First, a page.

Technical data
Type 'Sviatogor'
Function Experimental
Year 1916
Crew 3-?
Engines 2*300hp 'Mercedes' (project)

2*220hp Renault (used)
Length 21.0m
Wingspan 36.0m
Wing area 180m2m2
Empty weight (project) ~3200kg
Loaded weight (project) 6500kg
Wing Load (kg/m2) 36.1
Power load (kg/hp) 10.8
Speed (project) 100+km/h
Flight duration (project) ~30h
Ceiling (project) 2500m

Sviatogor, V.A.Slesarev

Picture (21k) from "History of aircraft construction in the USSR", Vol.1 p.234

It was the largest aircraft built in Russia before the revolution. Heroic effort of designer and his team resulted in failure - but it played considerable role in large aircraft development all over the world.

Construction started in 1913 (4-5 years before similar attempts were undertaken in Germany). It was a wooden biplane with fabric covered fuselage and wings. Two enormous 6m diameter pusher propellers (300-400rpm, supposed to be more effective on takeoff) were installed between the wings. To provide arc for such a propellers landing gear was also quite enormous: four wheels of 2m (rear) and 1.5m (front). Despite the size, wheels were light and aerodynamically clean - as well as the whole landing gear.

The 'key' idea (and the wrong one!) was to place engines inside the fuselage to provide in-flight access. This advantage was overshadowed by complicity of transmission, specially for such a powerful engines. Finally, those transmissions caused fatal complications for the project.

Pilot and observer occupied nose section of the fuselage. Fuel tanks were located inside the fuselage close to the center of gravity. Unusual for the historic period (and advanced!) feature was 'normal' location of the center of gravity - on 35% of wing chord. This allowed to unload the tailplane (~20m2) whole tail structure, saving some weight.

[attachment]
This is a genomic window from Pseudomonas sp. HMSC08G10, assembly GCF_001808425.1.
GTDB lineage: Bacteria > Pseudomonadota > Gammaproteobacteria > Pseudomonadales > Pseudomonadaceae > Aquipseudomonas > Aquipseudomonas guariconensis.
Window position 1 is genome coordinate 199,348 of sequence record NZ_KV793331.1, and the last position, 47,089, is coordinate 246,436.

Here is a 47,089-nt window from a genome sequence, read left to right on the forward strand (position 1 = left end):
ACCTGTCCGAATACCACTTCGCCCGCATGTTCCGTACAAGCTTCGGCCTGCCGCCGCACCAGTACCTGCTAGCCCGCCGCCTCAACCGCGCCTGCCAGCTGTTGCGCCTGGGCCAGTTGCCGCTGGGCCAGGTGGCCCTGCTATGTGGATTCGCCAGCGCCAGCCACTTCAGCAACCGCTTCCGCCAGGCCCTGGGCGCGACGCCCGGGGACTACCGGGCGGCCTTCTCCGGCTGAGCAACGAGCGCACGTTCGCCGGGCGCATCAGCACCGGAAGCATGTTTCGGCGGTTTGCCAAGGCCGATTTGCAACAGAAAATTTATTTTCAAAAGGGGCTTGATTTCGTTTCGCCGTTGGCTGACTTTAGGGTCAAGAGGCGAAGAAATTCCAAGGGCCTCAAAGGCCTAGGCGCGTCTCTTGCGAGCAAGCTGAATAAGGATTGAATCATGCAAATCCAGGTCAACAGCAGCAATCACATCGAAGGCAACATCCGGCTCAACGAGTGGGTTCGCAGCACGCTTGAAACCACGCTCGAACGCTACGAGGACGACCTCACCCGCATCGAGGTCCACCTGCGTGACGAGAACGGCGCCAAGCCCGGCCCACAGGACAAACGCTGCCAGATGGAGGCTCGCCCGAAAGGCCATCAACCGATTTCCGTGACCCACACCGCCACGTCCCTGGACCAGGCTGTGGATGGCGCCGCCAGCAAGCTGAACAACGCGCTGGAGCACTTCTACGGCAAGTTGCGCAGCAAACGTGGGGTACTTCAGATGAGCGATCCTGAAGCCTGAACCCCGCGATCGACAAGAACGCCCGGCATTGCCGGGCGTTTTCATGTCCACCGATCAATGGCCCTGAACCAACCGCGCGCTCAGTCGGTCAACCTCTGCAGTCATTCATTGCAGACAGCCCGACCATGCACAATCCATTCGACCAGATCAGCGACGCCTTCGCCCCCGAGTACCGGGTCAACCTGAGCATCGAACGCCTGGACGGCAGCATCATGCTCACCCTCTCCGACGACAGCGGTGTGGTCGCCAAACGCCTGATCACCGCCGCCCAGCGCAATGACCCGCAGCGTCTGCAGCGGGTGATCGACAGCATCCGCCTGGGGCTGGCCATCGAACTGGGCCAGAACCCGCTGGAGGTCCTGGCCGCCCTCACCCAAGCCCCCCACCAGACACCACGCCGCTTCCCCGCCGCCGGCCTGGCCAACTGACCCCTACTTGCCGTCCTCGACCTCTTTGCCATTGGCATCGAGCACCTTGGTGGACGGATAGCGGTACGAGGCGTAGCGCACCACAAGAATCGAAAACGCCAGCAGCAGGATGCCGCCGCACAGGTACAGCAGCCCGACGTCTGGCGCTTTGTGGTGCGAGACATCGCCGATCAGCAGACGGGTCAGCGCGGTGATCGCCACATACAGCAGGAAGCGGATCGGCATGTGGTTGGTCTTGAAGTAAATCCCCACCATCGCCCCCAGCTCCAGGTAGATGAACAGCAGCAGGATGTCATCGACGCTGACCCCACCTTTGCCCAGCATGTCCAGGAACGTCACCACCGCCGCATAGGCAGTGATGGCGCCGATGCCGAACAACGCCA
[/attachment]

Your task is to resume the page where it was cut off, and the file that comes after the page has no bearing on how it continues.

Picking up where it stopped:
Suggested armament included high-rate cannon in the nose and other.

Project was studied by several 'commissions', resulting in positive recommendation. But there were no financing before the outbreak of the war, when wealthy landlord E.M.Malynskij (member of the All-Russian Airclub) offered his support (100.000 roubles!). Contract was signed with V.A.Lebedev enterprise, and full-speed assembly started in December 1914.

War with Germany put a cross on 300hp Mercedes engines. V.A.Slesarev tried to restore some taken from shot down Zeppelin, but those were unrepairable. He was forced to look for other options - and choose French 220hp Renault engines. They arrived only in January 1916...

At the time not only E.M.Malynskij's 100.000 roubles were gone, but also 65.000 of personal V.A.Slesarev's money. Too optimistic weight estimations by V.A.Slesarev resulted in 1500kg overweight of the construction. Another expert board, including N.E.Zhukovsky, A.A.Arhangelsky, V.P.Vetchinkin and G.I.Lukianov provided detailed expertise of the project, produced another positive conclusion - despite all problems and weaker engines, aircraft should fly at 114km/h.

Despite luck of money construction continued (probably designer found some loan).

In March 1916 tests started with transmission problems. Several techniques were tried, among them only belts did not fail at first try. In November during taxi trials (takeoff was not achieved) aircraft hit a drainage. Rear half of landing gear and right propeller were damaged. Once damage was fixed, transmission belts started to give up.

Colleagues suggested to V.A.Slesarev to move engines from the fuselage and get rid of faulty transmissions. But he refused, insisting that in this case aircraft will lose its individuality. The result was lose of interest in 'Sviatogor'. Project stalled...

After Slesarev's death in 1921, engineer E.N.Sivalnev suggested to re-initiate the project but with normal engine location. Two years of paperwork resulted in nothing, and in 1923 'Sviatogor' was dismantled.

'Sviatogor's airframe was more advanced than contemporary 'Ilya Mouromets'. It was the aircraft that could have much longer service career. But whole assortment of problems - technical, personal and others - resulted in failure.

References :
  • "History of aircraft construction in the USSR", Vol.1 p.82

  • Modified October 10, 1997 Back to
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